Honda CB Dazzler Review
Bike tested: 2010 Honda CB Unicorn Dazzler
Price OTR Mumbai: Rs. 73,312/-
There was a time when people thought and bought only 100 and 110 cc commuter bikes. Bike riding was for those who couldn’t afford a four wheeler. But times have changed now and owning a bike has changed from being a mere means of commuting to a style statement to flaunt and brag about. This is where the 150cc and above displacement bikes come in as weapons. The 150cc segment buyers are spoilt for choice with products from Bajaj and Hero Honda and international biggies like Honda and Yamaha. One of the latest entrants to this fiercely competitive zone is the Honda CB Dazzler.
Honda already has a good foothold in this segment with their product: Honda Unicorn. But the folks just decided to heat it up a bit with the Honda CB Dazzler and I must say; they have indeed done the exact thing!!!
Ok, now first things first, let’s talk about its styling. The bike has been well styled with many design cues derived straight from the Honda CB litre class bikes like the CB 1000 RR (that is also the reason it is called the “CB” Dazzler). One of the eye candies are the small side fairings provided which hug the fuel tank. The head lights look more menacing also. The big tail lights are also quite impressive!!
On the performance front, the motor is quite similar to the one used in the Unicorn though it has been slightly tweaked to provide 14 bhp of power at 8500 RPM while the torque figures remain the same at 1.3 kgm @ 6500 RPM. On paper though you may think that there is not much of a change but you can certainly feel the difference while riding. The power delivery is more responsive and thanks to the weight reduction, it is very quick off the line. It does a 0 to 60 kmph sprint in just about 5 seconds and goes all the way to 120 km/hr.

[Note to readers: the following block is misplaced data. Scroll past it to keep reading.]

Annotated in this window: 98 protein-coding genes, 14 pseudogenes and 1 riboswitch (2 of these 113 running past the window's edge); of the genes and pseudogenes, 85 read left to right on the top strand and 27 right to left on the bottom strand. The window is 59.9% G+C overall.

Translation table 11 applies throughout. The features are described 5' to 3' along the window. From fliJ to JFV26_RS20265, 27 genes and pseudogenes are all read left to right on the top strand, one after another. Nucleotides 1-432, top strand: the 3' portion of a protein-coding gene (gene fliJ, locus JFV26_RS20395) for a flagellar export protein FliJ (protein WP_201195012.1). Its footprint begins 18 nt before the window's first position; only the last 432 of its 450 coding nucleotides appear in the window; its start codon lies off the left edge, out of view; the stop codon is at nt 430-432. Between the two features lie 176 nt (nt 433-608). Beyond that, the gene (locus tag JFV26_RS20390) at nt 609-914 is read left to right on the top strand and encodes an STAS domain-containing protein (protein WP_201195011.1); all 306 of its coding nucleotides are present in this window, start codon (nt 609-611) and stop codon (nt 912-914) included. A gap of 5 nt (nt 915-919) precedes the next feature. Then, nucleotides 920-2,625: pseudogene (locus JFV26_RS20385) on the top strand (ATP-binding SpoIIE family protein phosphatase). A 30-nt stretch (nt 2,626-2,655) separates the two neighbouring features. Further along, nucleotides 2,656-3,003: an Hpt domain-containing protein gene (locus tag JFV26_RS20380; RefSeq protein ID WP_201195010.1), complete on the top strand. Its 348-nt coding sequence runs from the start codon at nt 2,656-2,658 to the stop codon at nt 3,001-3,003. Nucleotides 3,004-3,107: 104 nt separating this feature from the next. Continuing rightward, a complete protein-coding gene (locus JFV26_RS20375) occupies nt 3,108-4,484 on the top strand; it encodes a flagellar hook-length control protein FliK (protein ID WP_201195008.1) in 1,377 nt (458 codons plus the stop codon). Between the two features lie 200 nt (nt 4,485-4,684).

The riding position and the handling are also improved. The bike sports a lower center of gravity thus making it more agile than the Unicorn in corners. It is quite a good feature considering the excellent traffic situations especially in the metros. The seating though is not quite the type for long rides. You are sure to get your feet and the back numb if you try that!! The thigh support is nicely carved out in the fuel tank giving you a good feeling of being firmly planted to the road. This is also complemented with the new 80/100 17-M/C 46P (front) and 110/80 17-M/C57P (rear) tires. The suspension has been stiffened a bit giving you a very precise handling. It is a six step adjustable one though, in case you feel the ride too hard.
The braking is vastly improved with the addition of 220 mm rear discs.
The instrument cluster has been changed to digital from the analog one in the Unicorn. It is a no frills, just what is required kind of display with speed, RPM (this remains analog though) and fuel level. In broad day light, it becomes somewhat difficult to clearly see what it is showing. It does not feature an ignition kill switch also, which was a let down again.
A tiny but really cool feature that we liked was the shape of the rear view mirrors. It’s a polygonal shaped one and appealed really funky to us. All in all, it is quite a good choice with a fuel economy of 60 km/l (claimed) and at a price of Rs. 67,502/- (ex showroom, Mumbai) if you want something more than just a Unicorn.